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The next Affordable Care Act showdown between Democrat and GOP-led states has begun
Protesters at the U.S. Capitol in May 2017 after the House narrowly passed a Republican effort to repeal and replace the ACA Nicholas Kamm/Getty Images

As Supreme Court nominee Brett Kavanaugh’s Senate hearing continues Wednesday, a lawsuit on the future of the Affordable Care Act is moving forward — and is potentially on its way to the high court.

District court hearings began Wednesday in Fort Worth, Texas, in a case brought by over a dozen state attorneys general and governors, who are arguing the ACA should be struck down. Led by Texas Attorney General Ken Paxton, the states claim that when Congress amended the ACA to remove the individual mandate tax penalty for Americans who don’t purchase health insurance, it rendered the ACA “unlawful.”

“The Patient Protection and Affordable Care Act ... as recently amended, forces an unconstitutional and irrational regime onto the states and their citizens,” the lawsuit reads. “Absent the individual mandate, the ACA is an irrational regulatory regime governing an essential market.”

In addition to Texas, the states signed onto the lawsuit are Wisconsin, Alabama, Arkansas, Florida, Georgia, Indiana, Kansas, Louisiana, Missouri, Nebraska, North Dakota, South Carolina, South Dakota, Tennessee, Utah and West Virginia, along with the governors of Maine and Mississippi.

Wednesday’s hearing will be a battle between Republican and Democratic-led states, as attorneys general from 16 states and Washington, D.C., challenge the lawsuit. Although the lawsuit is officially against the Trump administration and the U.S. Department of Health and Human Services, the administration said in a court brief it would not defend the lawsuit, as it too believes the ACA “must now be struck down as unconstitutional in light of the amendments that were made to it in the Tax Cuts and Jobs Act.”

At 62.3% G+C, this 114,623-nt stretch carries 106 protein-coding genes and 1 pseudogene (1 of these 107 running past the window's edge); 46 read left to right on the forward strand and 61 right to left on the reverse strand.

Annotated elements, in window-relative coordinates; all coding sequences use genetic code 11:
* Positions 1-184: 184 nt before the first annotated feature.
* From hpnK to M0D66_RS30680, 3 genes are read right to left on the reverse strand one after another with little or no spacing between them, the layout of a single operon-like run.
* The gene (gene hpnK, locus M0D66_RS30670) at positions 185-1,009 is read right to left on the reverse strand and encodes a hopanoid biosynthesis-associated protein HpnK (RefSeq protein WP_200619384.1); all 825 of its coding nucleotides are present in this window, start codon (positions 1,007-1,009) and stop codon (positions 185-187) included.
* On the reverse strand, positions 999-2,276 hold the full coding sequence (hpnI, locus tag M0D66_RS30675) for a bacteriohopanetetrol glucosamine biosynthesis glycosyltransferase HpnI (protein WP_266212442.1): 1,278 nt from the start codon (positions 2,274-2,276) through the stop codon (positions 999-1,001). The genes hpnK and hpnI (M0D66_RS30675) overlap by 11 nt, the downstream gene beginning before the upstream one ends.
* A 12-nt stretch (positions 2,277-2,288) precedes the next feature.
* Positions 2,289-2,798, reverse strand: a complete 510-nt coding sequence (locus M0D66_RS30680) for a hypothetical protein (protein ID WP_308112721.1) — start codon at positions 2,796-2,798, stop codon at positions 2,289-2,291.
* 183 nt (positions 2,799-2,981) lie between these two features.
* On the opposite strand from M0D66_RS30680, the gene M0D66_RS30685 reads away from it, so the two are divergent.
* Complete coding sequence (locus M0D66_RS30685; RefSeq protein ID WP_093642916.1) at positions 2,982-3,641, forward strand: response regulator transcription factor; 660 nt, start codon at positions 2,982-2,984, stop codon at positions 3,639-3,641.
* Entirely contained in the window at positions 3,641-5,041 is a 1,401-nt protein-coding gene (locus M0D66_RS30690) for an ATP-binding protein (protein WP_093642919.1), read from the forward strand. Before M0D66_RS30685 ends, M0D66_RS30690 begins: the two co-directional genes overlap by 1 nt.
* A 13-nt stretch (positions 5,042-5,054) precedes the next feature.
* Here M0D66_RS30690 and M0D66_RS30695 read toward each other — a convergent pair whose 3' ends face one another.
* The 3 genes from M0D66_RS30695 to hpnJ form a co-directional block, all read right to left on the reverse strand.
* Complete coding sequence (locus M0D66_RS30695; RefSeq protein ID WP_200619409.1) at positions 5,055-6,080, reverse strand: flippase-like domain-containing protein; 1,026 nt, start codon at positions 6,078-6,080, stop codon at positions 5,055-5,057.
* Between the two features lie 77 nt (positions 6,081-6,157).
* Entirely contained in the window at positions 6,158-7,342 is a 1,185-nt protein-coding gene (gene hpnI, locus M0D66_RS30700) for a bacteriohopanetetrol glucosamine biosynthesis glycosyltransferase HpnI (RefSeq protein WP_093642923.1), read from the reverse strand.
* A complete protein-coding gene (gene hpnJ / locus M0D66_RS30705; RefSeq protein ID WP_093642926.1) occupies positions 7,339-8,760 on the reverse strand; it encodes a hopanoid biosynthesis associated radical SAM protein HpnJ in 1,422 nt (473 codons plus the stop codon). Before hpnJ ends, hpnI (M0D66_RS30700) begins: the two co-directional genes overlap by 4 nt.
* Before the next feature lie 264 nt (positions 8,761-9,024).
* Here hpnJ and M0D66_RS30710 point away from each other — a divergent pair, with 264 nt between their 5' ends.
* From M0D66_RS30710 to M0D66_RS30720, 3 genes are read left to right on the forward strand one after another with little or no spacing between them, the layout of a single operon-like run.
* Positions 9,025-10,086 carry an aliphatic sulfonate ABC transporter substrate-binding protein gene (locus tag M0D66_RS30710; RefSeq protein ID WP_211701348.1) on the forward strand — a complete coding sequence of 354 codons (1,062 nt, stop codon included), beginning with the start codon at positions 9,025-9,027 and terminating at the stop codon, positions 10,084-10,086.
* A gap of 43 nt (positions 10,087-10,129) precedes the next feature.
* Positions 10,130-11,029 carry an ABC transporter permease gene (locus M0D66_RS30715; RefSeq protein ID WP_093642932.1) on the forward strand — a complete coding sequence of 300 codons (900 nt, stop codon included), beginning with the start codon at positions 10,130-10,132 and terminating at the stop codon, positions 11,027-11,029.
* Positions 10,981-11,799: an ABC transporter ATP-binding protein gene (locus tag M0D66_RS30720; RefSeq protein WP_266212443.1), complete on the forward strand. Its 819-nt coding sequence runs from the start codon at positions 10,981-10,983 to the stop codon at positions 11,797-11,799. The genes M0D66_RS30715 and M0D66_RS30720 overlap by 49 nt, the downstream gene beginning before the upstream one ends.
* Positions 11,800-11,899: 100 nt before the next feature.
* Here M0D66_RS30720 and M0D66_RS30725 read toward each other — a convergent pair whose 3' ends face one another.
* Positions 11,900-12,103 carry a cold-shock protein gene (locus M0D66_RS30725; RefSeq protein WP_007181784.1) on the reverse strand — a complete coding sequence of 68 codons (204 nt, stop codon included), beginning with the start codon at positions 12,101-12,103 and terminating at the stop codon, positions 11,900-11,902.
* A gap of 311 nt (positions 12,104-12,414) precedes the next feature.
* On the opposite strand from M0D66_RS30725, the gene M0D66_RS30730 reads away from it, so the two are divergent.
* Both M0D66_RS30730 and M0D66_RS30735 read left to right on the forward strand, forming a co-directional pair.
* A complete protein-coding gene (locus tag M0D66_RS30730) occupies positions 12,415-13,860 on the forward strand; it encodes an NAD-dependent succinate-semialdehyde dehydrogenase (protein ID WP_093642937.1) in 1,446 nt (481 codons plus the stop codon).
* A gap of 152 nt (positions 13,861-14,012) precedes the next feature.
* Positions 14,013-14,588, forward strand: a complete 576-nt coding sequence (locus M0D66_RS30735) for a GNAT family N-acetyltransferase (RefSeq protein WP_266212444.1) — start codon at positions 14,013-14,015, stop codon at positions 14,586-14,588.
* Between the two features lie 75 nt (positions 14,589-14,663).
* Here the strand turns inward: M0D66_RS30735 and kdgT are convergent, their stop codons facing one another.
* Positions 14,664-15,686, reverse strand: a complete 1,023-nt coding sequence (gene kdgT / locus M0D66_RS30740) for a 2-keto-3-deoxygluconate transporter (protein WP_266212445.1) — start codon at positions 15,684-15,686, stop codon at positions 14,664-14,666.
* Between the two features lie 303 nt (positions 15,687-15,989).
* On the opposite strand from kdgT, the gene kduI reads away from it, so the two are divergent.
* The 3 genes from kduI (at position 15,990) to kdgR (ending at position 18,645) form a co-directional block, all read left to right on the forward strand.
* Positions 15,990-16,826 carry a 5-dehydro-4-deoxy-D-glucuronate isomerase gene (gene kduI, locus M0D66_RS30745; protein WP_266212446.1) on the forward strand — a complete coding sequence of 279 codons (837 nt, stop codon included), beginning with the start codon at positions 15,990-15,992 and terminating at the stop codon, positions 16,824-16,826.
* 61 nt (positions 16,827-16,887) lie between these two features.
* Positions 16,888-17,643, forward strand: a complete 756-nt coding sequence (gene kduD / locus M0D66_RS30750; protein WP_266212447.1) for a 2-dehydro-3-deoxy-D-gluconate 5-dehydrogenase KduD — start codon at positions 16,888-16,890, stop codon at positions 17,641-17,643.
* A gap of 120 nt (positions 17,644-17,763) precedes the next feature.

Instead, the court allowed the Democratic states, led by California Attorney General Xavier Becerra, to intervene in the case, citing the states’ desire to “‘protect their own distinct fiscal, economic, sovereign and quasi-sovereign interests’ in the ACA and this litigation.”

“The Texas lawsuit is based on a dubious legal claim with the sole goal of stripping Americans of their health care,” Becerra said in a statement. “To roll back the clock and risk the health of millions of Americans is irresponsible and dangerous. We can’t and we won’t go back.”

Attorneys general from Connecticut, District of Columbia, Delaware, Hawaii, Illinois, Kentucky, Massachusetts, Minnesota, New Jersey, New York, North Carolina, Oregon, Rhode Island, Vermont, Virginia and Washington are also backing the challenge to the Texas suit.